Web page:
• Migrating Miss says:

      Hi Jake! I haven’t personally been to Zagreb so I can’t really help you there sorry. I did love Budapest however and the markets were great. I probably wouldn’t try and do more than 2 cities in that time due to travel time between them either. Or would even just pick one! You could try Prague on your way back to Amsterdam, and even do a day trip from there to Dresden as well. Just check the Christmas market dates. Or try Vienna and Bratislava (the cheaper of the two and they are very close together). If you try to do too much you’ll just be travelling the whole time rather than seeing anything! Each market has different closing times so I would check each one based on the city you decide.

  11. Sierra McCormick says:

    I just bought a ticket to fly to Germany for Christmas and New Years so finding this list of other great places to go while I am there for 3 weeks. I look forward to go to some of these places. I will only be there for about a week before the Christmas Markets close unfortunately but I still know there is plenty other things to see because of thia list. Thank you.

    • Migrating Miss says:

      Exciting! I loved being over there for the Christmas Markets but there are definitely lots of other nice things to do and I actually really enjoy the winter atmosphere and wrapping up warm to explore. Hope you have a great time!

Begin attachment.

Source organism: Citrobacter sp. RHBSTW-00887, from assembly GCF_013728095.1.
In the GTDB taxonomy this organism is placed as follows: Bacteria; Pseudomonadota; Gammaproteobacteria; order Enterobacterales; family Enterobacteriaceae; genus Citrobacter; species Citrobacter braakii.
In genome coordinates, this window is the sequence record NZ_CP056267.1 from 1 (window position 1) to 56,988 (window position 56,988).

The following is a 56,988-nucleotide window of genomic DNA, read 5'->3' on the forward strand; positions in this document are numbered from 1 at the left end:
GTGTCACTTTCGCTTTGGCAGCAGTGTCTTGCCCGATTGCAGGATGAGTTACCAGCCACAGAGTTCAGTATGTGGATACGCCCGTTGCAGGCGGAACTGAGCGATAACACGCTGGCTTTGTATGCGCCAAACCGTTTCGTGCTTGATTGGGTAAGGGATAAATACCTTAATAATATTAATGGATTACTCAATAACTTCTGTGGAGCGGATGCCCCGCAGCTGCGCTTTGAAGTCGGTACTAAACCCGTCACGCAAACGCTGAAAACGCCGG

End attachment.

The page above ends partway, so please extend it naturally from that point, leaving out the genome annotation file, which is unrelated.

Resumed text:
12. emma says:

    I actually love travelling in winter. I would love to go Eastern Europe this time.I’m missing the atmosphere.I think these are all still great places to visit.i want to see snow and different culture.

  13. Nuoma says:

    Thanks for your article, but why there is nothing about Lithuania! Vilnius might be not that fabulous as Tallin for example, but its worth attention as well. Many travelers skips that country, but if you try it out, visiting right places, you wont regret it!

    • Sonja - Migrating Miss says:

      Thanks for reading! No reason in particular, it wasn’t left out on purpose, more that I haven’t been there! I’m happy to add extra additions and it’s definitely somewhere I want to go in future πŸ™‚